Body Cam Blues: Utility Ousted, Not Out
Company loses at 3rd Court, hangs hope on appeal, co-plaintiff
A three-judge panel on Texas' 3rd Court of Appeals delivered a hit to Utility Associates on Friday when it dismissed the Atlanta-based police body camera outfitter's claims that the city of Austin engaged in an unlawful bidding process and illegal favoritism when it entered into an agreement last summer to outfit Austin Police officers with Taser body cameras. The ruling, written by Justice Bob Pemberton, cites a statute in the state code that limits legal procurement challenges to resident taxpayers and bidders on public works construction projects. The ruling came peppered with passages that could be interpreted as sympathetic to the plaintiffs and skeptical that the city acted in good faith (Pemberton chided the city's "midnight signing" of its contract with Taser), but left little for Utility's legal team to latch onto. Noted Bill Aleshire, a watchdog attorney and former county judge who reviewed the 29-page opinion: "Even if there had been illegal conduct – just blatantly easy-to-prove illegal conduct – Utility could not have brought that case because they are not included in the statute for the waiver of immunity."
Utility plans to appeal the ruling to the state Supreme Court. The company's attorney Peter Barlow said in a statement that it "continues to seek its day in court." The city of Austin "ran an illegal procurement through a corrupt process," he wrote. Beyond Utility's plans to appeal, the company may still have a shot by proxy through Bruce Evans. The Austin resident, who joined Utility in the suit, may continue with his complaint if he so chooses, the 3rd Court ruled. His attorney Shelby Jordan did not respond to questions when this paper went to press.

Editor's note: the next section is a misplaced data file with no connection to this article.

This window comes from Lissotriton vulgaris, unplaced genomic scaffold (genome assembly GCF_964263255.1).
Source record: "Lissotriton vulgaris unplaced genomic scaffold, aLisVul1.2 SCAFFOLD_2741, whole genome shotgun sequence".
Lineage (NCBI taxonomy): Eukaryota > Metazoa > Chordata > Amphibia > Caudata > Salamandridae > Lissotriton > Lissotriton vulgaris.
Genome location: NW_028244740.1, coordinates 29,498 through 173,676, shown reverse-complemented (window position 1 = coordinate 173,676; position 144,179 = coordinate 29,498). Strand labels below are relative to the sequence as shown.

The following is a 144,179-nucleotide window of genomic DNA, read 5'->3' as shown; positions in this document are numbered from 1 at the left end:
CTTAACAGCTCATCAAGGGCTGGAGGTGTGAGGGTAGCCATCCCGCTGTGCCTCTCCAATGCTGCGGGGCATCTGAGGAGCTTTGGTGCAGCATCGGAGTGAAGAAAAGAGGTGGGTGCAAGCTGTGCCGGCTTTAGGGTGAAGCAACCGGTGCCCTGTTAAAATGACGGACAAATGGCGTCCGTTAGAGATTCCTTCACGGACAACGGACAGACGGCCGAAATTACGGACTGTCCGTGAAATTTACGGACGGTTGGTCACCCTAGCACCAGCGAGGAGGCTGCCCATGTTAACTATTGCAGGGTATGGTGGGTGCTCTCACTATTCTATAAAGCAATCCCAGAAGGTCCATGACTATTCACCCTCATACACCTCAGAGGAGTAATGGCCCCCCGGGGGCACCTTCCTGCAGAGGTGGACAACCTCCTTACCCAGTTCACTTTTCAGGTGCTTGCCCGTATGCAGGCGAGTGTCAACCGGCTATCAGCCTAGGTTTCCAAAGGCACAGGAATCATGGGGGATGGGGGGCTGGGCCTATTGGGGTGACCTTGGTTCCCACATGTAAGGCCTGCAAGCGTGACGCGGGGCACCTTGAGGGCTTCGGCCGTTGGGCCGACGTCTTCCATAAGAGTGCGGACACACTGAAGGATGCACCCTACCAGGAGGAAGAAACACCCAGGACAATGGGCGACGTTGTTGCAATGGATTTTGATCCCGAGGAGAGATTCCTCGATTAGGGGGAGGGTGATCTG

Austin Public Information Officer Alicia Dean said the city is pleased with the court's decision and grateful to have the flexibility it needs to implement its body-worn camera program. The city has made no decision regarding the full original contract with Taser, she said, but does plan to move forward with plans to buy 724 cameras. She expects the conversation to come before City Council "in the next few weeks."
Austin police may soon get their body cameras, but adverse effects could linger, beyond unanswered questions from Utility concerning whether the city selected the best and most affordable cameras. Aleshire told the Chronicle his reading of the court's opinion persuaded him that the process was flawed, which he worries is bad news for city business in general. Austin officials should be concerned about getting the reputation that their bidding process is "rigged, corrupt, or just arbitrary," Aleshire wrote in an email. "Because then, good businesses may not participate, and the businesses who do participate may not be the right kind of businesses to give taxpayers the best benefit for their tax dollars."